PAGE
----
To read part one of this series, CLICK HERE.
My students were fascinated to learn that I had never used a calculator until just before going to college. I promised them I would tell them about what the change was like before class started the next time. Most of the students were in class early, eager to hear.
“It may seem really strange,” I said, “but one of the biggest challenges came with determining which classes should have calculators and which should not.”
“Didn’t they just allow them in all classes once they were available?” a boy asked.
“Not at all,” I replied. “In most of my college classes, calculators were banned. The teachers felt that a calculator was a crutch and made it so the student didn’t have to think. I had teachers who, besides paper and a pencil, only allowed an abacus and a slide rule. I was not efficient at either and usually got faster answers using just the pencil, paper, and approximations.
“The debate about whether calculators should be allowed raged in math circles and math conferences I attended for over a decade after I first used one. Some felt calculators should be banned entirely from the campus environment. At the other end of the spectrum were those who felt the calculator would take away the drudgery of calculating, making it possible to teach more profound and more important subject matter.
“I must admit that I was somewhere in between. I often felt the energy spent on calculation was a useless waste of time, but was required so a student could show they could follow a problem through to the end. On the other hand, having learned how to do math mentally, I felt that there was a certain amount of deep thinking that went into those calculations.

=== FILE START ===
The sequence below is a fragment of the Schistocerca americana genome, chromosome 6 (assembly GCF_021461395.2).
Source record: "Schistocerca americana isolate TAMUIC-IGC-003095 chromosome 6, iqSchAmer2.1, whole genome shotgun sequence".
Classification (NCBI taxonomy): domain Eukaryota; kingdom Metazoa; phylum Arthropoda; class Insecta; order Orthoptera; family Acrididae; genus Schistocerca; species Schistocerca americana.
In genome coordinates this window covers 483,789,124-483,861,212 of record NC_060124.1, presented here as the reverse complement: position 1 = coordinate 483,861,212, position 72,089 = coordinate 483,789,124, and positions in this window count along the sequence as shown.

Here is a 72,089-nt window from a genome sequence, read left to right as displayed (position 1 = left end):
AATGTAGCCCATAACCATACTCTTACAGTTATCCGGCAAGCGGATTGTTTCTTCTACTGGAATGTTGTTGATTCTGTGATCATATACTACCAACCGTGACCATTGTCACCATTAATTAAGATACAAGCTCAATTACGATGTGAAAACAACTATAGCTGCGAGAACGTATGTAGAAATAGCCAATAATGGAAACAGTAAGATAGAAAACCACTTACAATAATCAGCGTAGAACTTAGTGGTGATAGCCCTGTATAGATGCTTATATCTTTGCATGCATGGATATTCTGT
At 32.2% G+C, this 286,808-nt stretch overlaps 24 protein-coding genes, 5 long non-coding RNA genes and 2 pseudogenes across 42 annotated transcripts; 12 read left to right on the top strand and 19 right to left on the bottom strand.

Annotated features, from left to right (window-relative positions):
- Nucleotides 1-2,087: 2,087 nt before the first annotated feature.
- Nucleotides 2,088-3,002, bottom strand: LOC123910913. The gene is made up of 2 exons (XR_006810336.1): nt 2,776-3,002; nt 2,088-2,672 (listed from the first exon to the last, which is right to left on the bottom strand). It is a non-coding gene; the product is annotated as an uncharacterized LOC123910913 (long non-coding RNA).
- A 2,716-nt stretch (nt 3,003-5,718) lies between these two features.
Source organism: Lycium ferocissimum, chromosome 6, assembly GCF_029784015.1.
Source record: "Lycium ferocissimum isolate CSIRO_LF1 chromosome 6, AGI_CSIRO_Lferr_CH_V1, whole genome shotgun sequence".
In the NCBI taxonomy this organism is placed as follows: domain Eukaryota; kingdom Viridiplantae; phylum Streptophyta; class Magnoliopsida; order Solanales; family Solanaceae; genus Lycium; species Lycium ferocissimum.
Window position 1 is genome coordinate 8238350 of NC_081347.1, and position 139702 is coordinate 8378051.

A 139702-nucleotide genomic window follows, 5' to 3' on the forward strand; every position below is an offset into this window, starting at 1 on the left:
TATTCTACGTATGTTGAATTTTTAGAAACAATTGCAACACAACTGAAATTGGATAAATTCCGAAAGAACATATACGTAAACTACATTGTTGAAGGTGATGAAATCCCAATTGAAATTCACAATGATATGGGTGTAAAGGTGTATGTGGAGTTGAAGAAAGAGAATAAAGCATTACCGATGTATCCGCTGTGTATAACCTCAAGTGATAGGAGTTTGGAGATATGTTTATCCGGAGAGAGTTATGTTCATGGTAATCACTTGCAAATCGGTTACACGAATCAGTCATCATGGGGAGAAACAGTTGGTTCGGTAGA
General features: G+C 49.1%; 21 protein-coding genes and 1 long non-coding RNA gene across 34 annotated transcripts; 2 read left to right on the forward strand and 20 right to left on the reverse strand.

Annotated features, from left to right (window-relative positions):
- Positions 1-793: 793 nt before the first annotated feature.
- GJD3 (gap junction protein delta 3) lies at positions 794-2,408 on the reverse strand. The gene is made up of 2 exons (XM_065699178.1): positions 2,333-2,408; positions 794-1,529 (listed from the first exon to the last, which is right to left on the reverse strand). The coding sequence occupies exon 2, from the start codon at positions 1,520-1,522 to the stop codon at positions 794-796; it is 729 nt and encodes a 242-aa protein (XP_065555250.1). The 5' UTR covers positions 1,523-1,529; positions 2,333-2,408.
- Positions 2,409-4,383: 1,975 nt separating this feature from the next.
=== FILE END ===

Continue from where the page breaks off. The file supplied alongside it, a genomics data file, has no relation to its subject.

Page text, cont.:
“As time went on, many of us, myself included, felt that the problem wasn’t the calculator but the need to change our method of teaching. I had experienced this in my computer classes. Some schools wanted to stay with older, dying languages, such as Fortran and Pascal, while most of the world was changing to more modern programming languages like C and C++. I could see that it was good for students to understand Fortran, but they needed to be prepared in C and C++. But some teachers didn’t want to make that change just because they felt it was too much work.
“One spring, I went to a big math conference. The main event was a roundtable discussion on the calculator issue by some of the greatest experts of math education. They were split equally on both sides of the issue. It ended up being more like a debate with a few heated exchanges, some from audience members with those on the stage. At the end of the discussion, a man rose and asked if he could read a quote. The moderator gave permission, and the man started to read.
“I can’t remember it exactly, but the educator in the quote said that if we allowed everyone access to this new technology, the nonthinker would appear to be brilliant, while those who thought deeply might appear as fools. Everyone could appear intelligent, whether they had anything of intellectual value to share or not. Therefore, he said the invention should be banned.
“As he finished reading the quote, some of those who favored banning calculators clapped. When they finished, the person reading the quote announced that the person who had given the quote was an educator from the 1600’s and was referencing the invention of the pencil.”
At this point, my students laughed. A girl asked, “Did they really have a similar debate over the invention of the pencil?”
I nodded. “Apparently so. They felt that making it possible for anyone to write, not just those who had lots of money, would open the gates to many idiotic ideas. But that discussion was the beginning of the end of the fight against students having calculators.
“Today, we have changed how we teach, spending more time helping students learn concepts and less time struggling through the calculations.”
A student nodded and said, “How grateful I am that you do.”